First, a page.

Bloom's Taxonomy and Anderson's revision, offer, at best, a set of considerations for teacher planning to ensure balanced cognitive provision. I don't believe there is any gold in there for looking at what children actually learn. A side note (not explored in this post is a general observation that I have about many educators focussing totally on the cognitive domain of Bloom's work and often not even thinking about the affective and psychomotor. Let alone the parallel nature of the 'top three' - see Anderson & Kraftwhol, 2001. Renaming does not show deep understanding of the revision ). But all of that is for another day/blog post.
Let's go back to the 1990s. Computers in classrooms (as opposed to touch devices in classrooms in 2011) were all the rage. So much potential and so much crap. Educational software was the discussion point of too many teacher conferences. And...having followed the #ulearn11 Twitter hashtag over the last three days I have a sinking feeling about the word apps being used in the same way. Too much talk about 'great apps', 'harvesting apps' and 'apps we must have'.
If the hopefully long dead Bailey's Book House and Milly's Maths House have not yet been awakened as zombies from their well-deserved graves by the voodoo priests of the iOS booster gang, then it is sadly not too far away I fear.
The missed opportunity often spoken about by Seymour Papert is well and truly missed when we consider money spent vs. learning gained from the classroom computer.
I suggest that many 'educational' touch app developers also do not know how to do this. They try to re-create school on a touch device. How many popular touch apps are 'latinesque? or bluntly put schoolesque?
Now we bounce on to the touch device era without much overt consideration of learning potential (and money already spent). Having touch devices in a school does not equal learning facilitated by touch devices.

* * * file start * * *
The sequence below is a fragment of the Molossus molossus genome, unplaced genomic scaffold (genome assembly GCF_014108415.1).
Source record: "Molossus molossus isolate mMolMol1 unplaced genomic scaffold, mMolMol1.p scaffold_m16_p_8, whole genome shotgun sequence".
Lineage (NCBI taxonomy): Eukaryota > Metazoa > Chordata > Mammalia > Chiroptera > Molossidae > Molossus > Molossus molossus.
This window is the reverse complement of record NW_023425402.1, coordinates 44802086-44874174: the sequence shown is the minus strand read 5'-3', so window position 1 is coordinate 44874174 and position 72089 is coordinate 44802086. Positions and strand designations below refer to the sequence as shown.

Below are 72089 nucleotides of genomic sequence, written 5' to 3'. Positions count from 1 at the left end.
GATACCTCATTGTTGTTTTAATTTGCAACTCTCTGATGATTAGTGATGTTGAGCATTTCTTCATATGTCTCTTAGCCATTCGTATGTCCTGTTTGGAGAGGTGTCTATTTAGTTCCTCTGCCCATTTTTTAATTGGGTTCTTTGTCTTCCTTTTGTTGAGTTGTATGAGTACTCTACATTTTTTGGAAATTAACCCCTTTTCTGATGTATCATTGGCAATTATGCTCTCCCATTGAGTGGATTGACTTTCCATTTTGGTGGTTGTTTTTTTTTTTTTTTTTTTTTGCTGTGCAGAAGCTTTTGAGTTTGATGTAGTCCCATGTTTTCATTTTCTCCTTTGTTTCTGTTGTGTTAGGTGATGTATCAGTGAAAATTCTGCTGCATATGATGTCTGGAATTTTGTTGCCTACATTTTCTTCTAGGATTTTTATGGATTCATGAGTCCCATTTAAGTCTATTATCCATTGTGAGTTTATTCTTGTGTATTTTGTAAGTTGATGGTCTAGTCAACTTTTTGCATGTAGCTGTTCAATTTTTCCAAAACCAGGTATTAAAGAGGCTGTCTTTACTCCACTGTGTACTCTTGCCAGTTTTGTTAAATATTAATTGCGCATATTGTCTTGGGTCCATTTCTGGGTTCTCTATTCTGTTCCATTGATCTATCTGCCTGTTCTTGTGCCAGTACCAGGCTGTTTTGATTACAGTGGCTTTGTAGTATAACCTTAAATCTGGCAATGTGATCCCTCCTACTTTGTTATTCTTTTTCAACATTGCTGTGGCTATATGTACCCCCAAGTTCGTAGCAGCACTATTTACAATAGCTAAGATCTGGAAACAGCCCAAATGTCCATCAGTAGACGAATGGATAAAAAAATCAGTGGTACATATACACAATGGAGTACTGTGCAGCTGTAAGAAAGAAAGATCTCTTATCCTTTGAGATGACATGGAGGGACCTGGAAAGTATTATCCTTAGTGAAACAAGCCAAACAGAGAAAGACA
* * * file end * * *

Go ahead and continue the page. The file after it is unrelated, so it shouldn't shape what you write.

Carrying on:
I believe that if it offers children nothing up front then it is a great app. My friend Marco Torres often retells his 'oscilloscope anecdote' in his presentations.
Marco makes an overlooked but important point. Schools need to have devices like iPods and iPads in them because they offer apps like oscilloscopes, decibel meters and voice/video recording tools. All things that offer nothing to a child without skilled teacher input. I want lots of touch devices in our school because they are a means for us to have the tools which we could never afford to have. From musical instruments to science tools, these are the killer apps.
The power of the touch apps is not in the digital regurgitation of flashcards and maths games but in the blank page stuff. A good school art supply room will never be stocked with colouring books and paint by numbers kits. Good school touch devices should mirror that. Produce, don't consume. Explore, don't be shown. If a child can use the app at home then it probably belongs at home (with the colouring-in books and paint by numbers kits). The challenge to myself and others is to make sure the amazing power of touch devices amplifies learning at school rather than baby sitting kids through school.
But who am I to tell you what to do?
So.... go for it. If you take a look at why you have/want iPods/iPads in your school and if you decide that rote maths and spelling learning in a 'digital' way is for you then buy them. All you have to do is rationalise the expense. I find that many schools who rationalise the expense on the basis of engaging children in maths and spelling apps also have charters and strategic plans which promote higher order thinking and student directed learning. Are these congruent?
Write this in your charter; We believe in B.F. Skinner's thinking around behaviorism and are investing $XXXXXX.XX in touch devices to allow children to do and have reinforced what we want to teach.
This stuff is great for special needs and IEP kids - go for it. At every Case Conference we can find an app, and probably should do so.
But is it why you want everyone to have touch device access? Do what you will in your own school, but don't just plan to buy some touch devices because they are the flavour of the month. The 1990s words of Mark Brown come back to me "computers are not inherently good" and neither are touch devices.
We have been through the painful misunderstood rationale behind the purchase of classroom computers, then laptops, then interactive whiteboards. Let's not do another round with touch devices.
There is a very real danger that current educational seduction with touch devices will rewind some advances in thinking about the pedagogical role of ICT.
Who is currently doing the big thinking on this? The amazing Dorothy Burt is. Funny how the 'app' and the 'App' have evolved. The Manaiakalani Project is all about, and successful because of, blank pages rather than cute apps made available on tap to her community.
And a big nod to Chris in Room 22 - a true creative pioneer in the digital forest :)